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We maintain that a refugee is any person who seeks temporary refuge in Hong Kong.

We make no legal distinction between the many labels that are often applied in Hong Kong to divide and confound refugees among “refugee”, “protection claimant”, “torture claimants” and “asylum-seeker”.

Our definition of refugee encompasses anyone who has been seeking or has sought refuge in Hong Kong, or is in a refugee-like situation in the city.

Vision First is a proponent of the view that every asylum claim (be it cruelty, refugee or torture) must be approached on the premise that it is genuine unless and until it is proven that it cannot be substantiated by the claimant.

This means that a claimant must be afforded every opportunity to substantiate his claim and have recourse to proper legal remedies through the courts in the event of a rejection by the Administration.

No adverse inferences must be drawn against an asylum seeker until such remedies have been finally exhausted.

In the interim, this principle maintains that asylum seekers should benefit from the rights and privileges enjoyed by all citizens – as economic expectations are hardly incompatible with seeking asylum.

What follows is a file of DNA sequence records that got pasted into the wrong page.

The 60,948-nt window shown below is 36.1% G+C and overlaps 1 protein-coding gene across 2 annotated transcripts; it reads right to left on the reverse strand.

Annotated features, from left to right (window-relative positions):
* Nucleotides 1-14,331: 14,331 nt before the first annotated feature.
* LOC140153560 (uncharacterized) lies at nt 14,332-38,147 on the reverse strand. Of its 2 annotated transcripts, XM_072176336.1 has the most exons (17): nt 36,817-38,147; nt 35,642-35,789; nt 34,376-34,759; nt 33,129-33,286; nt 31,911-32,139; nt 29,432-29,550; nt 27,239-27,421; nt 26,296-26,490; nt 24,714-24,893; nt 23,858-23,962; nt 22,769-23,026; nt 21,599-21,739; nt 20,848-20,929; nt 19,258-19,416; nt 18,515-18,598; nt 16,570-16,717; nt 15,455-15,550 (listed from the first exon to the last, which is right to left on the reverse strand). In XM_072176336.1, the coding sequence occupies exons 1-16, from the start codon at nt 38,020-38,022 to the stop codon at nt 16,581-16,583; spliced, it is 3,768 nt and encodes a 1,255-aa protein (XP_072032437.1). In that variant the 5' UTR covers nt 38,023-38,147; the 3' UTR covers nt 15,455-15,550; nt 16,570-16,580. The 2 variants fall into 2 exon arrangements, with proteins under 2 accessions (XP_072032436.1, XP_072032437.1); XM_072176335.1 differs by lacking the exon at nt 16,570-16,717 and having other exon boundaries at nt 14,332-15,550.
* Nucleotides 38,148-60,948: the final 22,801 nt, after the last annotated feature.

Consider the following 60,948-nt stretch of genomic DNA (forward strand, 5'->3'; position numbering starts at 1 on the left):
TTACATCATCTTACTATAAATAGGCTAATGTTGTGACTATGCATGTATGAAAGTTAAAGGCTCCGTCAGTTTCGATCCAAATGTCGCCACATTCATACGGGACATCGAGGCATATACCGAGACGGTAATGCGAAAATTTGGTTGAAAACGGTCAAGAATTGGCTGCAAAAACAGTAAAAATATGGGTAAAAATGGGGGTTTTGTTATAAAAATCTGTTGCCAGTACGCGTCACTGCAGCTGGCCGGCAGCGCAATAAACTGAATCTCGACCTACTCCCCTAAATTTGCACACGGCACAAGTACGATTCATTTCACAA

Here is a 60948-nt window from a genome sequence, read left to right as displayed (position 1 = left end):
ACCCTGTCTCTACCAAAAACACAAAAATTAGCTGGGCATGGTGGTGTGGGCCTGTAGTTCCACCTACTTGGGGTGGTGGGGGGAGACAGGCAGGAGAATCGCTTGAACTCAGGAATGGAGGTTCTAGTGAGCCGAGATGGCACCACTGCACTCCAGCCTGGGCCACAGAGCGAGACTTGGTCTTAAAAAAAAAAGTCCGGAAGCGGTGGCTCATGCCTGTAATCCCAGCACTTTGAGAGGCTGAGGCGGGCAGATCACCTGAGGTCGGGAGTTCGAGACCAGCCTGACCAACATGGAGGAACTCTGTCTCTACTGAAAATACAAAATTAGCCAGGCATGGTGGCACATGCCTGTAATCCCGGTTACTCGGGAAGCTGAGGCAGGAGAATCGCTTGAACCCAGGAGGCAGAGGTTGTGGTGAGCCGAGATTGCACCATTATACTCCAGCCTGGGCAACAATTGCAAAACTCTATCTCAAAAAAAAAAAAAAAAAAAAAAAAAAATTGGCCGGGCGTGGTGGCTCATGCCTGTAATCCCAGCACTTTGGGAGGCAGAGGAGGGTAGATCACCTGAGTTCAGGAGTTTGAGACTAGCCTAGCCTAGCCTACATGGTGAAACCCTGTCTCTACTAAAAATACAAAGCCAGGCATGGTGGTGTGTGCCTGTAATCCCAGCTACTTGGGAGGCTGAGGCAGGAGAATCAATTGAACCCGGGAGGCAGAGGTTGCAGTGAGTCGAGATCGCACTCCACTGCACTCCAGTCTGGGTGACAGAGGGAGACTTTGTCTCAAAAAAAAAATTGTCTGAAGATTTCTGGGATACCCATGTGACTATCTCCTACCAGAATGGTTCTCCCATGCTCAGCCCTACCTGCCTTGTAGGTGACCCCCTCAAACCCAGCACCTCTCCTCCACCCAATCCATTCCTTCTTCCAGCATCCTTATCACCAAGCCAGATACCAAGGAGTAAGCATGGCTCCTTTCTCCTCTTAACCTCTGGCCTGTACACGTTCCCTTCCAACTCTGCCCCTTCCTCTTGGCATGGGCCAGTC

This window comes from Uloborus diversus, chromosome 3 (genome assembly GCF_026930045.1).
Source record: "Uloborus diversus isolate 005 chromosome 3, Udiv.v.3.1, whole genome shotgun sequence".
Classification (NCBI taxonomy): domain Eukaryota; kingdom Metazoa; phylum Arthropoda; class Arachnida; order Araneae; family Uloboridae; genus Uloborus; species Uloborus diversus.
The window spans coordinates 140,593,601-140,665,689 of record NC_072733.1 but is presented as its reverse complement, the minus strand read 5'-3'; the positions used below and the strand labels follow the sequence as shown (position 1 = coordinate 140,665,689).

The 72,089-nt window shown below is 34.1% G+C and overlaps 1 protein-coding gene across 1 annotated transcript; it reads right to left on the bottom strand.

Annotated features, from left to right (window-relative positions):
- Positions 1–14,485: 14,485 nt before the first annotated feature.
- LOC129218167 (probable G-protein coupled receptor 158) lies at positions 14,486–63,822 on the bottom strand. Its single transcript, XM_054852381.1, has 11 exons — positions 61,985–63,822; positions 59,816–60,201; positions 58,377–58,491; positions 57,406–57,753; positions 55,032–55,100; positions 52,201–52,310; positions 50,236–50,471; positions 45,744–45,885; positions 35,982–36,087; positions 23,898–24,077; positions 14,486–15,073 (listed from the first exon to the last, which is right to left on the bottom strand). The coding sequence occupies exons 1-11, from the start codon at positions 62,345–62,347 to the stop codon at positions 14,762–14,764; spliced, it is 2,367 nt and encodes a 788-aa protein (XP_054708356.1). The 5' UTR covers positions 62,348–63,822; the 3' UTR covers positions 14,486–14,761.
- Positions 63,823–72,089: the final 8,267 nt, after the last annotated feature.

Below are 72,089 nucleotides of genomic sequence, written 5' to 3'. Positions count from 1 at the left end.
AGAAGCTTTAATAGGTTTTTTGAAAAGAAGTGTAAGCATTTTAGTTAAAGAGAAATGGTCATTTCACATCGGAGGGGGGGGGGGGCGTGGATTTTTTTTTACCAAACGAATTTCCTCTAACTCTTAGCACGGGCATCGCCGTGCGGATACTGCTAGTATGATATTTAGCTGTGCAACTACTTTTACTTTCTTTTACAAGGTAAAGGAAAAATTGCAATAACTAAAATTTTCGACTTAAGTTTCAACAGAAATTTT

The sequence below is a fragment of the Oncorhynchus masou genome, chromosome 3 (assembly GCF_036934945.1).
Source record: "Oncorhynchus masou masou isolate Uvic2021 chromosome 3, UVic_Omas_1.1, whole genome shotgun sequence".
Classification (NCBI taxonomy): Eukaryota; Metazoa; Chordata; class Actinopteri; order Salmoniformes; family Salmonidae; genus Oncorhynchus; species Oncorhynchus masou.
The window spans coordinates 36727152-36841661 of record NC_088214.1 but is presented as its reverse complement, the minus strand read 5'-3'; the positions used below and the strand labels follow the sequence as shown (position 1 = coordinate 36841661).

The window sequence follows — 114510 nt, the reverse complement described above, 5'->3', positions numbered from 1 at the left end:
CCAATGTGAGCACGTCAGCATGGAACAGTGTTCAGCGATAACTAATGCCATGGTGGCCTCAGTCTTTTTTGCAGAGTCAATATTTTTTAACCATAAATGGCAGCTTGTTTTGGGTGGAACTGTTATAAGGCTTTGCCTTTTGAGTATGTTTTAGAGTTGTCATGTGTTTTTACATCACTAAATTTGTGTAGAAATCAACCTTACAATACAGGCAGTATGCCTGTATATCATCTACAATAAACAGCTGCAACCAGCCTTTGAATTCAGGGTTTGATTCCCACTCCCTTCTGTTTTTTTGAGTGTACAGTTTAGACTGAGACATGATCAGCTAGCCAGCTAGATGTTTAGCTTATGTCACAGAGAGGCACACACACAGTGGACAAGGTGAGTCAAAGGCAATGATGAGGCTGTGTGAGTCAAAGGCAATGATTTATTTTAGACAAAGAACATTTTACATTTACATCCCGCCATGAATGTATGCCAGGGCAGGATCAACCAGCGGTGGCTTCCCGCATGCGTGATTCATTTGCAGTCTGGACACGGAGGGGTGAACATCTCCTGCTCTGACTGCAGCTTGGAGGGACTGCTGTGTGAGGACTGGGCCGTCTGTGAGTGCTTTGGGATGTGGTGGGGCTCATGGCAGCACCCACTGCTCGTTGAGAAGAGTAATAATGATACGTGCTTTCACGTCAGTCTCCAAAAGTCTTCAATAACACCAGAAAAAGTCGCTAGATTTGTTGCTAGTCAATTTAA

The lack of a comprehensive asylum system has resulted in a mechanism of migration control that works just fine for the government. Refugees work in the informal economy propelling several economic sectors that are pillar to the development of Hong Kong into a global city.

The illegalization of refugees ensures they will never become citizens, while their management is made easy by the criminalization of their labour, which enables to easily strengthen or relax removals in view of arrivals and local economic conditions.

(Read blog for details)

We base our intervention on the realization that refugees are people whose rights are often grossly violated from the moment they decide to depart their homeland. Having reached Hong Kong they are unjustifiably prohibited to work to generate an income to support themselves. This forces dependency and vulnerability, while encouraging risky decisions that may cause their criminalization, reinforcing stereotyping and thereby further restrictive policies and politics.

We operate on the assumption that how a society treats less fortunate populations is a reflection of its values and overall health.

Vision First members are refugees who have been introduced to Vision First as individuals or families in need of basic support.

Vision First members come from countries across South Asia, the Middle East, Africa and Eastern Europe.

As of November 2014 there were about 10,000 refugees registered with the Hong Kong Immigration Department.